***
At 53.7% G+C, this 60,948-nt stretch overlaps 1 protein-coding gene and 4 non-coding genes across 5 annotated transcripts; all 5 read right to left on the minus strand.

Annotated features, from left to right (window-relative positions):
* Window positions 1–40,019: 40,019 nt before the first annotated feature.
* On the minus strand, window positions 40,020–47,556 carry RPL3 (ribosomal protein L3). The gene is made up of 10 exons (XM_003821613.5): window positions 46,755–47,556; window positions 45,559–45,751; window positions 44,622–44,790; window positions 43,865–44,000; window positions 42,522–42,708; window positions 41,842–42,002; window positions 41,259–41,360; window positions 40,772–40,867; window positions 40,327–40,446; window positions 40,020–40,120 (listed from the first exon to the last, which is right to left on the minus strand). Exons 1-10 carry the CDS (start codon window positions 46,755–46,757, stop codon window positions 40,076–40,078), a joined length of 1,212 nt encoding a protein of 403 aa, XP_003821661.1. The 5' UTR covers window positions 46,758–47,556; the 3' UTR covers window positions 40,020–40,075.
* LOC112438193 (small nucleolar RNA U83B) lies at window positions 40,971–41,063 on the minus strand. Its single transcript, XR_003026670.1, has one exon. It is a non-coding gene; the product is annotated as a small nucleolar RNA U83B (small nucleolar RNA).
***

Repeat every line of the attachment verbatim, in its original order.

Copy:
At 53.7% G+C, this 60,948-nt stretch overlaps 1 protein-coding gene and 4 non-coding genes across 5 annotated transcripts; all 5 read right to left on the minus strand.

Annotated features, from left to right (window-relative positions):
* Window positions 1–40,019: 40,019 nt before the first annotated feature.
* On the minus strand, window positions 40,020–47,556 carry RPL3 (ribosomal protein L3). The gene is made up of 10 exons (XM_003821613.5): window positions 46,755–47,556; window positions 45,559–45,751; window positions 44,622–44,790; window positions 43,865–44,000; window positions 42,522–42,708; window positions 41,842–42,002; window positions 41,259–41,360; window positions 40,772–40,867; window positions 40,327–40,446; window positions 40,020–40,120 (listed from the first exon to the last, which is right to left on the minus strand). Exons 1-10 carry the CDS (start codon window positions 46,755–46,757, stop codon window positions 40,076–40,078), a joined length of 1,212 nt encoding a protein of 403 aa, XP_003821661.1. The 5' UTR covers window positions 46,758–47,556; the 3' UTR covers window positions 40,020–40,075.
* LOC112438193 (small nucleolar RNA U83B) lies at window positions 40,971–41,063 on the minus strand. Its single transcript, XR_003026670.1, has one exon. It is a non-coding gene; the product is annotated as a small nucleolar RNA U83B (small nucleolar RNA).